Indirect drive: ICF technique whereby the driver energy strikes the fuel capsule indirectly—for example, by the X-rays produced by heating the high-Z enclosure (hohlraum) that surrounds the fuel capsule.
Inertial confinement fusion (ICF): Concept in which a driver delivers energy to the outer surface of a fuel capsule (typically containing a mixture of deuterium and tritium), heating and compressing it. The heating and compression then initiate a fusion chain reaction.
Inertial fusion energy: Concept whereby ICF is used to predictably and continuously initiate fusion chain reactions that yield more energy than that incident on the fuel from the driver for the ultimate purpose of producing electrical power.
KD*P: Potassium dideuterium phosphate, a material widely used in frequency conversion optics.
Krypton fluoride (KrF) laser: Gas laser that operates in the ultraviolet at 248 nm.
Laser–plasma instability: Secondary processes such as symmetry disturbances, fuel preheat, and diversion of laser energy that occur when intense lasers interact with plasmas.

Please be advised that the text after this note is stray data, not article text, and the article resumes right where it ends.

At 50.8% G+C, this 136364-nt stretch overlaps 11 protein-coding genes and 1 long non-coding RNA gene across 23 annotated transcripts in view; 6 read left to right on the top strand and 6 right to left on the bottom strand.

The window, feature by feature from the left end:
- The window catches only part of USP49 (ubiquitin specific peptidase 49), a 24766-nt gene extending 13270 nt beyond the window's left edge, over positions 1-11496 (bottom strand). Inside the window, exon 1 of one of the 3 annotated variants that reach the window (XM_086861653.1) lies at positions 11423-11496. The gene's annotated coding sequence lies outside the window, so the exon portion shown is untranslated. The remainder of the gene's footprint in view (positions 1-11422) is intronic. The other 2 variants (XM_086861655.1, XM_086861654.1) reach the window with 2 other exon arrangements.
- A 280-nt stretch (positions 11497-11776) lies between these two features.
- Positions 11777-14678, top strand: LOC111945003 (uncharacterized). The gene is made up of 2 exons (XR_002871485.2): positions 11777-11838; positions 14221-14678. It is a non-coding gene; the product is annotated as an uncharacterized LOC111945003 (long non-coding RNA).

Liquid wall: Fusion reactor chamber’s first wall that features thick jets of liquid coolant. This design may also shield the solid chamber walls from neutron damage.
Magnetized target fusion: ICF technique whereby a magnetic field is created surrounding the target; the field is then imploded around the target, initiating fusion reactions.
Mix (plasma physics): When colder target material is incorporated into the hot reaction region of the target, usually as a result of hydrodynamic instabilities.
Pulse compression: Technique whereby the incident pulse is compressed to deliver the energy in a shorter time.
Pulsed-power fusion: ICF technique that uses a large electrical current to magnetically implode a target.
Reactor chamber: Apparatus in which the fusion reactions would take place in an IFE power plant. It would contain and capture the energy released from repeated ignition.